The material starts out by getting run through a slow-speed shredder (a.k.a. “The Liberator), which frees any bagged material, then is led into the next room where the majority of the sorting takes place. The sorting floor is a jungle of conveyor belts and machinery that weaves across all the room’s usable space. First, disc screens break and filter out glass for further processing at Sims’ Jersey City facility. At the belt’s front, a large magnet sucks out any steel food cans, and other ferrous metals. Loops of electrical current, otherwise called Eddy Currents, separate out the non-ferrous metals, such as aluminum and copper from non-reactive material, and Trommel Screens are used for separation of larger metals that require shredding. The latest technology utilized by MRFs around the country, is the optical sorter. A mechanism that uses near-infrared lights to decipher which plastic resin type a material is, then sorting it into its specific categories #1-7. Optical sorting cameras can also tell the color of different pieces of glass, and reach a minimum of cross-contamination.
Plastic bags and film is still a monumental challenge for all MRFs, and especially those like Sims that use screens. Ballastic separators are used to remove 2D materials, like plastic bags, from the rest of the 3D material, as well as various vacuums to pull out bags which can get carried along with the metals. Any items that are too large are pulled out by hand-sorters.
Eventually, the materials are ushered along to balers that condense them into a neat 3-dimensional block; ready for shipping. There are a few out-of-place materials per bale, but they remain remarkably uniform considering how variable New York City’s MGPC recycling stream can be, and all the steps an item goes through to be recovered.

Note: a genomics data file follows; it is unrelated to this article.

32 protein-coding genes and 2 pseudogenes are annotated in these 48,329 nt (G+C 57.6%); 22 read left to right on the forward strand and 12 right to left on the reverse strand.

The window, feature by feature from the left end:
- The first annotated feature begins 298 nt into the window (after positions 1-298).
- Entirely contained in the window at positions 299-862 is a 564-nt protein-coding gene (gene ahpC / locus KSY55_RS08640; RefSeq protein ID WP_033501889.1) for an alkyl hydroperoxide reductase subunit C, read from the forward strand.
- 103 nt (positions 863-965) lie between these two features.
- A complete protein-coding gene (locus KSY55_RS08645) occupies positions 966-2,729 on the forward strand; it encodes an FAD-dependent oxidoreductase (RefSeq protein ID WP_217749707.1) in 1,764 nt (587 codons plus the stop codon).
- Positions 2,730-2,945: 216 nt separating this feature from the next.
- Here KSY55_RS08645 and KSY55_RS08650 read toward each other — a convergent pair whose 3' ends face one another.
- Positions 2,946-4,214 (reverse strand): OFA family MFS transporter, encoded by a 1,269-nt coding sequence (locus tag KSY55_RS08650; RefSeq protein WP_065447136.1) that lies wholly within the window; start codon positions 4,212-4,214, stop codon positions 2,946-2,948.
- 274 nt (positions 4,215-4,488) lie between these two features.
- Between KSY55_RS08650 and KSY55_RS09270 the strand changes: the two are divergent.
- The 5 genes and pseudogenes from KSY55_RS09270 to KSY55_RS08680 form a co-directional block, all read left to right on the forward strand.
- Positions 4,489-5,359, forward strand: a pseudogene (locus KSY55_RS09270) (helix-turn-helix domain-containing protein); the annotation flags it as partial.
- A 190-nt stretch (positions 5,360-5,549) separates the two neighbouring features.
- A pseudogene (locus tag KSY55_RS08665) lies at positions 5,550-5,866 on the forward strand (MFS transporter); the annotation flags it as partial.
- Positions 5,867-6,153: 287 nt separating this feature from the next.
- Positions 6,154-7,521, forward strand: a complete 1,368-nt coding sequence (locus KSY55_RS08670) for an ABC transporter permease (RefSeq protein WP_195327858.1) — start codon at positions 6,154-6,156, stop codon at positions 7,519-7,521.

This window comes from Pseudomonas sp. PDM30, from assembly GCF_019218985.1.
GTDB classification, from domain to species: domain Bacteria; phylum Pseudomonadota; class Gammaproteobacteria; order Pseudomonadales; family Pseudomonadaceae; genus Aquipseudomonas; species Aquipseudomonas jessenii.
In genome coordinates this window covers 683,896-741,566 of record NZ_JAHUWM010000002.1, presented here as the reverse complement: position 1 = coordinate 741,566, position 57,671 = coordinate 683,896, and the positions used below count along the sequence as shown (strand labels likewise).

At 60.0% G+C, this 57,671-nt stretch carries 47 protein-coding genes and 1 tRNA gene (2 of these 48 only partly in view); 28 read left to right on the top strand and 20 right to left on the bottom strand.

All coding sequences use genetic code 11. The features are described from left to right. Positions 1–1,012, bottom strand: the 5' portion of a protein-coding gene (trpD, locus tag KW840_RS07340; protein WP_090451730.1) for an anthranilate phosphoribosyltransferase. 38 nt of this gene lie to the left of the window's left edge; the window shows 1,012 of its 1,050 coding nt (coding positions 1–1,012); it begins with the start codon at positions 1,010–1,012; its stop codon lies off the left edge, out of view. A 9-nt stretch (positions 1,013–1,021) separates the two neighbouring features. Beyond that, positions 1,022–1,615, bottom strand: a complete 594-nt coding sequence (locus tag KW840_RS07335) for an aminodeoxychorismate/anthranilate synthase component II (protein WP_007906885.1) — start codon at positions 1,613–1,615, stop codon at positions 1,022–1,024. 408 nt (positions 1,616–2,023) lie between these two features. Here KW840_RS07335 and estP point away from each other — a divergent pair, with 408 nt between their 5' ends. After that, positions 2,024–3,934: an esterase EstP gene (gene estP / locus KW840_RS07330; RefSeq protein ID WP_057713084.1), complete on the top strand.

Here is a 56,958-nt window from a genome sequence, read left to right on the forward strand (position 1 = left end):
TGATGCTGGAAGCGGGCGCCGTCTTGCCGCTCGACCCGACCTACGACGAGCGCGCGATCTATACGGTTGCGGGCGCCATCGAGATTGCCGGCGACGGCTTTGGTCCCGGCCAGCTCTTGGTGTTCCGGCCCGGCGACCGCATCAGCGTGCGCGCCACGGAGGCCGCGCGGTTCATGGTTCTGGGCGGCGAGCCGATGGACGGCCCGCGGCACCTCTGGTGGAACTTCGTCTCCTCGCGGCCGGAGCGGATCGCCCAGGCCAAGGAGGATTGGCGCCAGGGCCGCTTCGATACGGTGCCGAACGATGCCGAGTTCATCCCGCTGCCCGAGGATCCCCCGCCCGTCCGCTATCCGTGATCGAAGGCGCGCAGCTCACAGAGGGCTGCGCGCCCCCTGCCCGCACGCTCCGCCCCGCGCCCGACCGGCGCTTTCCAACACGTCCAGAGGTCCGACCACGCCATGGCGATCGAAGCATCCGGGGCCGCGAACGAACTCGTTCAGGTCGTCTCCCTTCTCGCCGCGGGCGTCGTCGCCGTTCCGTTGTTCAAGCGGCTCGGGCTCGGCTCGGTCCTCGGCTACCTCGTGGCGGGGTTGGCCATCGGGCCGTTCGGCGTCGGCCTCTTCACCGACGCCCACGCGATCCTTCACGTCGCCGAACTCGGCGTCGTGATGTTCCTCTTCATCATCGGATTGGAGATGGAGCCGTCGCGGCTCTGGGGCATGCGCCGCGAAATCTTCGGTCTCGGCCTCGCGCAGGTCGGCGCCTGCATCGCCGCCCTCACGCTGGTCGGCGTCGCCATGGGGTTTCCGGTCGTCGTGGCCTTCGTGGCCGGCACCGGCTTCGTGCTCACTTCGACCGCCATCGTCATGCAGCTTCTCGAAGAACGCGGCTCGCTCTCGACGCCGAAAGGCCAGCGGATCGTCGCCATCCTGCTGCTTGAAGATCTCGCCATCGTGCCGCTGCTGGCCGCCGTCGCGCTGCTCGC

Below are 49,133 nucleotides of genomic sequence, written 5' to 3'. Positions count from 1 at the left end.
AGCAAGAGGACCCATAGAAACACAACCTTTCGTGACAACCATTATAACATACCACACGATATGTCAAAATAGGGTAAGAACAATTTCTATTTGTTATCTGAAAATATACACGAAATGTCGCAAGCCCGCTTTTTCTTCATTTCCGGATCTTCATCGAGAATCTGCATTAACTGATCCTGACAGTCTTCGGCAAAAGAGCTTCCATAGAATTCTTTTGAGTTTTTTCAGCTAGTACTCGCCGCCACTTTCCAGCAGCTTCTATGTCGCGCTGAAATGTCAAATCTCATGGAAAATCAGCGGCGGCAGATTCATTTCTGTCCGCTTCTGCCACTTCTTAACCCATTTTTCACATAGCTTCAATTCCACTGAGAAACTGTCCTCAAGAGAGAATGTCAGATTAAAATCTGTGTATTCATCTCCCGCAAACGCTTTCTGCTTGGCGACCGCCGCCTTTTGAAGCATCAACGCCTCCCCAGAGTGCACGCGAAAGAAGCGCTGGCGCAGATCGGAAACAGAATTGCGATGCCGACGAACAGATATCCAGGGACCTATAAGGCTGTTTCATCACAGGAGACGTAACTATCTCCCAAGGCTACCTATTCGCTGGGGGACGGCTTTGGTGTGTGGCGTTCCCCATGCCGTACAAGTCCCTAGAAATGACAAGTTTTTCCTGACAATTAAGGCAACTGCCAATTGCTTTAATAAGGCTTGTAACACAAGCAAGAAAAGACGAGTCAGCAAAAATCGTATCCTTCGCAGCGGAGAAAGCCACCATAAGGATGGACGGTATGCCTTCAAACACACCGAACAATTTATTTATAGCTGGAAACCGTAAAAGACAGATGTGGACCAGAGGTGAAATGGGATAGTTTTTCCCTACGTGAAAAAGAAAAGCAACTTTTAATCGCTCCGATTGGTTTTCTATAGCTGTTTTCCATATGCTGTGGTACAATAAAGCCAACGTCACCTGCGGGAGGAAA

With New York City potentially making the switch to a single stream recycling program by 2020, Sims can expect to see more tonnage come through their doors, including materials such as paper and cardboard, but also should prepare for much more contamination. In order to achieve zero waste, city officials are using single stream as a strategy to increase participation of businesses and residents, who won’t have to worry any longer about which recycling bin to throw their consumed item. Although, what they need to factor in is the simultaneous boost in materials that don’t belong in recycling when people are given more leeway. It has played out all over the country time and time again, creating lower-grade commodities to eventually hit the market.
A few months ago, China, the largest foreign importer of recoverable material, enacted National Sword (following up from its Green Fence initiative in 2013), a restriction on the acceptance of foreign waste, which will severely hurt recycled plastic and low-grade paper sellers across the world. The ban happened for more reasons than one, and no one is solely to blame, but low quality shipments from the U.S. contributed significantly to the crackdown. I imagine the problem would be less severe if all New Yorkers took a visit to Sims’ Sunset Park in Brooklyn… especially their education room!
Contact Sam Silver for a tour at firstname.lastname@example.org, or book a tour directly through
their online calendar: simsrecycling.acuityscheduling.com